One of the most common American proverbs, “Never swap horses in midstream,” is indelibly associated with Abraham Lincoln. The observation is a distillation of more extended remarks that Lincoln made on June 9, 1864, to a delegation from the National Union League who had come to the White House to congratulate him on his nomination for a second term as President. What Lincoln said was: “I do not allow myself to suppose that either the convention or the League have concluded to decide that I am either the greatest or best man in America, but rather they have concluded that it is not best to swap horses while crossing the river, and have further concluded that I am not so poor a horse that they might not make a botch of it in trying to swap.”
This bit of folk wisdom seems to have arisen as the punch line of a joke that was told in the 1840s about an Irishman (in other versions a Dutchman, probably meaning a German). Whatever his background, the poor fellow was crossing a stream on a mare, with a colt in tow. Falling off the mare, he grabbed the colt’s tail as it swam toward the bank. Onlookers yelled that he should take the mare’s tail instead as she was the stronger swimmer. But the man held fast to the colt, shouting in reply that this was not a good time for him to change horses.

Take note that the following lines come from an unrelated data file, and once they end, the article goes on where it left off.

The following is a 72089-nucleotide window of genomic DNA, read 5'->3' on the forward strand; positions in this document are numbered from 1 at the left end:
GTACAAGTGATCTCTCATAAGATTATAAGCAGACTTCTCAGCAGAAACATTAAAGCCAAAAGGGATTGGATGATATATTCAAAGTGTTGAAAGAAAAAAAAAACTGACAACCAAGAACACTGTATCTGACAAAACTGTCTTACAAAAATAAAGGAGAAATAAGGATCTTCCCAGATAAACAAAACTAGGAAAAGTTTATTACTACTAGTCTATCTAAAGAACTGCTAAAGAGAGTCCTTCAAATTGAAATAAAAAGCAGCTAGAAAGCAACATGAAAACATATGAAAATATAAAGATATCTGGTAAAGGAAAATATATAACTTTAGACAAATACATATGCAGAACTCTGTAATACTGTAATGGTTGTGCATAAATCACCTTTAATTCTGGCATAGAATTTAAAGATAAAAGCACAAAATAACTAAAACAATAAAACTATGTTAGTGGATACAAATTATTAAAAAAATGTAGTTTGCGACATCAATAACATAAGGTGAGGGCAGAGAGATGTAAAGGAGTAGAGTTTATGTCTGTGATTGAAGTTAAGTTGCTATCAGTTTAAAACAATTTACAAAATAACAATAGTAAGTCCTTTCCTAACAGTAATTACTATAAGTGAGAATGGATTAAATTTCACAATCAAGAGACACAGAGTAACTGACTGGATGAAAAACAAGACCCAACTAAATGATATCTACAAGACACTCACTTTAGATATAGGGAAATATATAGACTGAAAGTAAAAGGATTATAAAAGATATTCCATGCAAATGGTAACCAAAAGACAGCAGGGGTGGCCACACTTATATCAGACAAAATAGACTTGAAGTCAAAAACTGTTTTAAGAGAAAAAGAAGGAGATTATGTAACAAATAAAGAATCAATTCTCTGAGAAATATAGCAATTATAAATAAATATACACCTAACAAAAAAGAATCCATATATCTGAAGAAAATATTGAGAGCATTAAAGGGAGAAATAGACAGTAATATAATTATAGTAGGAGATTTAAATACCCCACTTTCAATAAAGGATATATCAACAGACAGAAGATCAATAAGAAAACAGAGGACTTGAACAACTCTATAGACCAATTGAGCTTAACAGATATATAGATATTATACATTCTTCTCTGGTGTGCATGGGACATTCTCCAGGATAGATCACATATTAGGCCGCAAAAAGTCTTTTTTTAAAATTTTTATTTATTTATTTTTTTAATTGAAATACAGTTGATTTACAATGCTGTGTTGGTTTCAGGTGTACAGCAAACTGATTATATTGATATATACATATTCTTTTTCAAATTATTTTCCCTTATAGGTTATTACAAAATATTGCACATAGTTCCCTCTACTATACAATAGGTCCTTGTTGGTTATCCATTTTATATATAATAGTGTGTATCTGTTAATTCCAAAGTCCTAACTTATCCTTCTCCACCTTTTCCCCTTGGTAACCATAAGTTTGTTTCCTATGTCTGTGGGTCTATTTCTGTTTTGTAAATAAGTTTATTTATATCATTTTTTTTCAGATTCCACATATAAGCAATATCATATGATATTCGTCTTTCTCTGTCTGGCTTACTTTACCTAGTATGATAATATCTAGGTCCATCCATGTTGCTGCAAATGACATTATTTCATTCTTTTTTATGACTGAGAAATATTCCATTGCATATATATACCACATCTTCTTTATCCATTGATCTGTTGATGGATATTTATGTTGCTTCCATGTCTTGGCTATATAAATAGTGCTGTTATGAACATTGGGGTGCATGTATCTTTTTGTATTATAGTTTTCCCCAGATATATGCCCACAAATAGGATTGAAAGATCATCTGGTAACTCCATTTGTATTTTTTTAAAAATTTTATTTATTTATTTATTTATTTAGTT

Lincoln’s elevation of the old joke into a metaphor quickly caught on. Harper’s Weekly ran a political cartoon based on the idea in its issue dated November 12, which came out as Lincoln was about to defeat George B. McClellan at the polls.
The image has endured: Democrats used “Don’t swap horses in the middle of the stream” during Franklin D. Roosevelt’s re-election campaigns of 1940 and 1944. Earlier, in 1932, when FDR first ran for President and the nation’s economy was in shambles, wags suggested that the Republican motto must be “Don’t swap barrels while going over Niagara.” The metaphor has even crossed the Atlantic. Arnold Toynbee wrote in Civilization on Trial , “‘Herodianism’ … is a form of swapping horses while crossing a stream, and the rider who fails to find his seat in the new saddle is swept … to a death.”
It is thanks to Lincoln’s imprimatur that the phrase has become a permanent part of our lexicon.